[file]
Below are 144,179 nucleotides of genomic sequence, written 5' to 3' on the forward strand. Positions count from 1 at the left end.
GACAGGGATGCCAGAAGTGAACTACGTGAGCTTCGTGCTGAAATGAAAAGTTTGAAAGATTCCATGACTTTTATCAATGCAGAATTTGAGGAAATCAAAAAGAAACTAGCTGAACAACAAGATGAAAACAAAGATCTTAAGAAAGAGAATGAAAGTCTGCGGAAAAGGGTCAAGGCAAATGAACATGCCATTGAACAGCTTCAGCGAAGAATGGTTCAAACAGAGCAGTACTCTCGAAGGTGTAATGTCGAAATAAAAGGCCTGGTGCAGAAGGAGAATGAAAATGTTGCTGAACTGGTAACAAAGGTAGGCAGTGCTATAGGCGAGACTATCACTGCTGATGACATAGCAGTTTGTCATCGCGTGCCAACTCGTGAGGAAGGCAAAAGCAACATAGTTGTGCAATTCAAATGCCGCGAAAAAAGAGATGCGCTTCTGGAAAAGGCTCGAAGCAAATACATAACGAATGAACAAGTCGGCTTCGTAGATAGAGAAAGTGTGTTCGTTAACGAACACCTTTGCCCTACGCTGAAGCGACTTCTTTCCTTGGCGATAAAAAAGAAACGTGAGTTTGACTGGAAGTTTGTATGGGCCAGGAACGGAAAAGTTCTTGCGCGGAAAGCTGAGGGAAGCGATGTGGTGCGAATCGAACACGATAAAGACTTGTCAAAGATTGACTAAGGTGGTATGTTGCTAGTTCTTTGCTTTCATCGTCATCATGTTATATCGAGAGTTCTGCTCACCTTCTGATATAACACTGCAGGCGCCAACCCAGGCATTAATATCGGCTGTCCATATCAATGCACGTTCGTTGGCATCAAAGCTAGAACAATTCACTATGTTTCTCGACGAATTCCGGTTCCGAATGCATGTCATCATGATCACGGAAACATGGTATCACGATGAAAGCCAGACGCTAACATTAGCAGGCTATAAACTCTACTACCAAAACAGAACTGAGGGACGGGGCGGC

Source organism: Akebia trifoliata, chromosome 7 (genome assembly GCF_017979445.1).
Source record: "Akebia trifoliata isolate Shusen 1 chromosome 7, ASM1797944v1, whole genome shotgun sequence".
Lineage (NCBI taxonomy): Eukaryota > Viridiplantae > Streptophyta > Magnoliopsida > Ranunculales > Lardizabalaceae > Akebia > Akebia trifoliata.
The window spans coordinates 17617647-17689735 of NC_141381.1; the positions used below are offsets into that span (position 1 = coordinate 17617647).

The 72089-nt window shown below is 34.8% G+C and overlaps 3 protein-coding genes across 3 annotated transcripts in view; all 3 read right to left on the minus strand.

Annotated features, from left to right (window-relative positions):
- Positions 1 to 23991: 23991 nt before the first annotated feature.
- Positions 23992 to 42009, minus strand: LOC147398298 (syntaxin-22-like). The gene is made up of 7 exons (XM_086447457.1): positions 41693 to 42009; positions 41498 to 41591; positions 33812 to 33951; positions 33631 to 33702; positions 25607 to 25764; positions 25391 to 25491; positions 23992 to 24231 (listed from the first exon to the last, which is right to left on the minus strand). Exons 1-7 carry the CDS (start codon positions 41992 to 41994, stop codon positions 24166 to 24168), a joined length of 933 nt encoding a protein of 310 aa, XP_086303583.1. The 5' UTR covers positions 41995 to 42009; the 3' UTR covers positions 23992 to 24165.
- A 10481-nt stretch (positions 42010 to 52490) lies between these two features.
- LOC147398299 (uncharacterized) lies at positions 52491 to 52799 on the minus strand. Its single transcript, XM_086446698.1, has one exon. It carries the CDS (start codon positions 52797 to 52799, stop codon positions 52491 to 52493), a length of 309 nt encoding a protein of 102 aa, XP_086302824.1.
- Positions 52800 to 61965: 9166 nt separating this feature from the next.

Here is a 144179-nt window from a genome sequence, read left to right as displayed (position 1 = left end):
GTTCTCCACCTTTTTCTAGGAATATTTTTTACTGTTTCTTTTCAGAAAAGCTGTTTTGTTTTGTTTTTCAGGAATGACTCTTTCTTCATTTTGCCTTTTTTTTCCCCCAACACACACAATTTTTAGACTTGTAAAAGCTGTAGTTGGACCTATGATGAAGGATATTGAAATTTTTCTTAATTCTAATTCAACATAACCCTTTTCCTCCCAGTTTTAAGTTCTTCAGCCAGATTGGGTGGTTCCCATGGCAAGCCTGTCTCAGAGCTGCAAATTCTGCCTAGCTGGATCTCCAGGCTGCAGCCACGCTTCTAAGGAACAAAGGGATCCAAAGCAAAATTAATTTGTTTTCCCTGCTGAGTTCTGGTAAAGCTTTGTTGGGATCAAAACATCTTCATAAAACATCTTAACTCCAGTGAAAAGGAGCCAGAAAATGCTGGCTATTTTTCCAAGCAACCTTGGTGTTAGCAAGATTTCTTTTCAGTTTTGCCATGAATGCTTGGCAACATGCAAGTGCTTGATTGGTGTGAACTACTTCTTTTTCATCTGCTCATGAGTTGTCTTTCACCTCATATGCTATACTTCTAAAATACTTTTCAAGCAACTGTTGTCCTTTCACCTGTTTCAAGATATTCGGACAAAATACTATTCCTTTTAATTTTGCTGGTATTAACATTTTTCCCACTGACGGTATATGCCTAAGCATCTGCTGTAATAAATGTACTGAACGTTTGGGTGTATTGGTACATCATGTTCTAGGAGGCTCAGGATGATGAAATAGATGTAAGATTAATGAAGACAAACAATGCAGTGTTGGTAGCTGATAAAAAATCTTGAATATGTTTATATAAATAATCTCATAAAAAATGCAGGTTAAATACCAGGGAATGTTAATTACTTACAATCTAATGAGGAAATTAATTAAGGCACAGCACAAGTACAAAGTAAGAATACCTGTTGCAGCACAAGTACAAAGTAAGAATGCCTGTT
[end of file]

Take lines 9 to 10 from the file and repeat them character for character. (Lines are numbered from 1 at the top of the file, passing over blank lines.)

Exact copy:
- Positions 1 to 23991: 23991 nt before the first annotated feature.
- Positions 23992 to 42009, minus strand: LOC147398298 (syntaxin-22-like). The gene is made up of 7 exons (XM_086447457.1): positions 41693 to 42009; positions 41498 to 41591; positions 33812 to 33951; positions 33631 to 33702; positions 25607 to 25764; positions 25391 to 25491; positions 23992 to 24231 (listed from the first exon to the last, which is right to left on the minus strand). Exons 1-7 carry the CDS (start codon positions 41992 to 41994, stop codon positions 24166 to 24168), a joined length of 933 nt encoding a protein of 310 aa, XP_086303583.1. The 5' UTR covers positions 41995 to 42009; the 3' UTR covers positions 23992 to 24165.